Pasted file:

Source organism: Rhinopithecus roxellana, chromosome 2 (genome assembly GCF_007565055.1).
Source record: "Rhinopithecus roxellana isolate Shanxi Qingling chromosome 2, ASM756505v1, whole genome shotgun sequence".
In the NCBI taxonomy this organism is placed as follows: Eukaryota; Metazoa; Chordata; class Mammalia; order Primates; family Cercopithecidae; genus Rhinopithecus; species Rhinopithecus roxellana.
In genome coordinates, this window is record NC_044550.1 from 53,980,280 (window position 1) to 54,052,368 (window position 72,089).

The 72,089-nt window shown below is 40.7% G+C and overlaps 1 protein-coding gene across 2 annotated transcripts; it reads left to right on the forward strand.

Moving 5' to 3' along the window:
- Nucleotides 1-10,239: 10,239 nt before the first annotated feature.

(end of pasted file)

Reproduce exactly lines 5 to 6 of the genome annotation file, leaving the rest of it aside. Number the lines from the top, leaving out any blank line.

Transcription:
The 72,089-nt window shown below is 40.7% G+C and overlaps 1 protein-coding gene across 2 annotated transcripts; it reads left to right on the forward strand.

Moving 5' to 3' along the window: